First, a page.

SEAVINGTON ST MARY . SOMERSET . ST MARY – Multiple Scratch Dials

St Mary . Seavington St Mary . Somerset

ST MARY . SEAVINGTON ST MARY . SOMERSET

GRADE II* † C13 origins (nave, chancel), considerable enlargement late C15. Norman font, trace wall paintings. Now in the care of CCT. Adjacent to Seavington St Michael and 4m E of Ilminster.  50.9306 / -2.851 / ST402149

DIALS

DEH visited St Mary in Sept 1912 on one of his early dial research expeditions in Somerset☩. He recorded a single dial on a buttress (Dial 1). BSS does not have a specific record for St Mary. I wasn’t prepared for the multi-dial display on either side of the porch..

DIAL 1

St Mary . Seavington St Mary . Somerset

Dial 1 is described by DEH in more detail than usual:

This dial is on a buttress half-way between the s. porch and chancel. It is about 5 feet 5 inches above the ground, the noonline is 3 1/2 inches in length, the style hole is 1/2 an inch deep to the top of the metal shank which is still within it, and about 1/2 an inch in diameter. On the noonline, close to the stylehole, is a hole for a peg, and there is another at the extreme end of this line in the next stone. There is also a peg-hole on the mass line.

There are 7 lines, starting with the horizontal 6am. The noon line seems to be a close double line, with noon itself being between them (as other churches in the area). There’s also a hint that it extends to the stone below, with a small terminal pock. The deeper cut line in the lower right quadrant presumably marked the main Mass of the day. No metal shank was evident.

St Mary . Seavington St Mary . Somerset

PORCH DIALS

Numbering needs correction at some time… 8 & 9 should be in the same row as 4 – 7; 10 & 11 should replace 8 & 9

DIALS 2 & 3

On the W side of the door are 2 adjacent dials on the same stone and of a similar design. Both seem to have been complete circles, now eroded. The larger has a very small style hole. The smaller has a couple of pocks but whether they relate to its function is not clear.

St Mary . Seavington St Mary . Somerset

DIALS 4 – 6

On the E side of the door are 3 dials in a row on a single large stone, one with a string of pocks. Dials are shown in order left to right.

Dial 4

Dial 5

Dial 6

Dial 7 (?)

Completing the line of small circle dials on the stone is a hole lower R. No definite lines / pocks are readily discernible but a photo enlargement suggests faint lines at 11 and 1. A damaged area just above the mortar line might mark extended noon line. There’s a faint impression of a circle. Is this a dial? The hole is in a logical place on the stone and would match the other 3 dials in scale.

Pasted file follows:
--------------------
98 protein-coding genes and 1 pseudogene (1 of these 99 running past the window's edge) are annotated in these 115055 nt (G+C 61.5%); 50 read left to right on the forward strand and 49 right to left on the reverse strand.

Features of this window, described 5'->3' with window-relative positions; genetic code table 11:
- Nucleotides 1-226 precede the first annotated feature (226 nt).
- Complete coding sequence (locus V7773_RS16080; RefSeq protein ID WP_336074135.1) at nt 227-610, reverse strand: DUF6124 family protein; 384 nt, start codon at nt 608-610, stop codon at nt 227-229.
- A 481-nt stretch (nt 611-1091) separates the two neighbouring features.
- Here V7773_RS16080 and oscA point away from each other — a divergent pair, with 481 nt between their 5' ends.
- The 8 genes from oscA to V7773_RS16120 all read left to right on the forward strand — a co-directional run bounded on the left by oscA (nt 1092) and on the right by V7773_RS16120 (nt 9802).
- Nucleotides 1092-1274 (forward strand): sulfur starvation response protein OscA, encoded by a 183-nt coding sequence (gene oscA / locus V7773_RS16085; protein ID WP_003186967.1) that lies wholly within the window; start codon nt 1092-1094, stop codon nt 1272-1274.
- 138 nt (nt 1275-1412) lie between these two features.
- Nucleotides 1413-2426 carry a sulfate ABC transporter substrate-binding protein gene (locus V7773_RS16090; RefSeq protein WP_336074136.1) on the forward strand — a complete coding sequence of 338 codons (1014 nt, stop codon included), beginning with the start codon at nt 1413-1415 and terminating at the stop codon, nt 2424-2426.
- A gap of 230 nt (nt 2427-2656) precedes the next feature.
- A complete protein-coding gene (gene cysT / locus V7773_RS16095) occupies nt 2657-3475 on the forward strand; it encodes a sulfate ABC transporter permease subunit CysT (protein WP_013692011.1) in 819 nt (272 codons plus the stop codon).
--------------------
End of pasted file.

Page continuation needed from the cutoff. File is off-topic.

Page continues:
Dial 8 ?

On the quoin stone next to Dial 7, another similar hole without noticeable markings. In close-up it’s hard to make much of it – faint evidence of a circle, perhaps? – except that it fits the overall picture of a line of small encircled dials.

Dial 9

In the top R corner is a quite different type of dial, semi-circular with several lines and circumference pocks that more or less match hour line positions. It strays onto the adjacent quoin stone and there’s an impression that it might once have had a top half, with the stone later replaced.

Dials 10 & 11

Both dials are immediately below the others, and resemble dials 2 & 3. 10 is an eroded (part) circle with no discernible style hole. 11 is a complete circle with a very small hole from which – originally or perhaps later – a single line curves downward.

GSS Category: Scratch Dials; Multiple Church Dials

All photos: Keith Salvesen

2 thoughts on “SEAVINGTON ST MARY . SOMERSET . ST MARY – Multiple Scratch Dials

  1. Greetings from the midlands! Question from grumpy partner (although I’m impressed that he’s shown even this much interest): Why do some churches have multiple dials? Isn’t one enough? The only thing I could think of is that, maybe, as the years go by, trees grow and cut out the sun, thereby creating a need for another one cut in a sunny place? What’s the actual answer please? :o)

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    1. a. Dial progression: very rustic to better understanding of sun / time of day, increasing knowledge & accuracy of design, challenge of complexity b. decorative function as dials became more elaborate (and why ’24 hour dials’ if not for pleasing symmetry) c. Rivalry with other settlements locally as churches were built / expanded d. Change of Priest e. Competitive / bored sacristans f. marking a community event (church porches were used for marriages & meetings). g. expansion of church meriting a new dial eg on a new buttress h. all of the above… i. none of the above

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